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The Absurd Loss of the National Museum Lifts the Veil on Brazil’s National Project

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Over the course of the week, RioOnWatch will be publishing a series of notes on the tragic fire that destroyed the National Museum this past Sunday. The following note was posted on Facebook by Tarcyla Fidalgo.

Last night was difficult. I lost sleep, I lost my voice—and for a few minutes, I lost my will. I don’t want to go on about the absurdity and sadness of the definitive loss of our National Museum to flames—especially when it’s just the culmination of a process of corruption that has dragged on for years, experienced and repeatedly denounced by researchers, students, and staff.

The museum is lost—perhaps it already was—but the symbolism of fire and the images generated are a very powerful and especially painful endpoint to 200 years of history. But let’s not fool ourselves. Yesterday, not only did one of the largest collections in Latin America burn down—but a political project was set in motion for a country that is determined to give up on science and knowledge, determined to forget its history, determined to condemn its future.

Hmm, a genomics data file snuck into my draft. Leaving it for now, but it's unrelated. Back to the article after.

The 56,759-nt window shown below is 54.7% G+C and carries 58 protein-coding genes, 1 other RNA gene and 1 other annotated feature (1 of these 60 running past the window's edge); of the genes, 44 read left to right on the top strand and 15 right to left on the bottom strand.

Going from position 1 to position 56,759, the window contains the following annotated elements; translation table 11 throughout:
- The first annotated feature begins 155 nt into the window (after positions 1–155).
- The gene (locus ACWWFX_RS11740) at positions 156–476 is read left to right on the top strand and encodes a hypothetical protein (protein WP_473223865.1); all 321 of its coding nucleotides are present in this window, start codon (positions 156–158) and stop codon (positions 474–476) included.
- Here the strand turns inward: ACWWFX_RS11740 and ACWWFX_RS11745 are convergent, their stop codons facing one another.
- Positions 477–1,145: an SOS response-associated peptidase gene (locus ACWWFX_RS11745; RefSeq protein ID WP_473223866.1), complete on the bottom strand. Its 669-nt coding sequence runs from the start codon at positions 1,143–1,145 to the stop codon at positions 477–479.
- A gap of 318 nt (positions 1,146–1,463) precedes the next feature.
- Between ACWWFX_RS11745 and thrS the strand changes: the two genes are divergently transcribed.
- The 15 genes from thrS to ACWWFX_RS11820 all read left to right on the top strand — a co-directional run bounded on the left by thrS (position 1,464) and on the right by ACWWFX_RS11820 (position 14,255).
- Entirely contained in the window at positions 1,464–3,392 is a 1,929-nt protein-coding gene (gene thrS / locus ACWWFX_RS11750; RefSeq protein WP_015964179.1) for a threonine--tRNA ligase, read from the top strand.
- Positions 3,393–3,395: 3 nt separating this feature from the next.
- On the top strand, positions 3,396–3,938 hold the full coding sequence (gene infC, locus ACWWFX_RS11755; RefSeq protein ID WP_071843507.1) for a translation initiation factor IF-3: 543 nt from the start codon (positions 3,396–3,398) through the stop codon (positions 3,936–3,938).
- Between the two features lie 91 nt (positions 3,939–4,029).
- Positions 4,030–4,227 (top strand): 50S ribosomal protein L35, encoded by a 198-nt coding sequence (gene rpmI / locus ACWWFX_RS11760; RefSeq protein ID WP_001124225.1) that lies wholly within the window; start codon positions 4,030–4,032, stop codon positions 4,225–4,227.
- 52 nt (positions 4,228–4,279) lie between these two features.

The museum did not burn because the country lacks money (remember, the museum is a federal institution). The museum burned down because the country decided that its priority is being a haven for speculative capital appreciation—while freezing investments in health, education, culture, and history. The museum burned down because the country decided that the logic of profit must be widely adopted: in the government itself and by auctioning off its institutions to private initiatives. But the university is defiant, so it burns. There have been several fires at the Federal University of Rio de Janeiro (UFRJ) in the past three years. Yet we persist.

Producing science in Brazil is a political act—it is resistance, it is defiance. It is to believe in a better country for everyone, in a future that keeps on living in our hearts despite the (sometimes literal) flames of reality.

In commitment to the museum, I am going to campus today. To produce knowledge, to insist, to persist. For love, for rebellion, to show them that they have a lot more to burn down before it’s all over.

Tarcyla Fidalgo is a doctoral candidate in Urban and Regional Planning at the Federal University of Rio de Janeiro’s Institute for Research and Urban and Regional Planning (IPPUR-UFRJ). She holds a master’s degree in urban law from the Rio de Janeiro State University (UERJ) and has been a student in the public school system since the beginning of her education (Pedro II).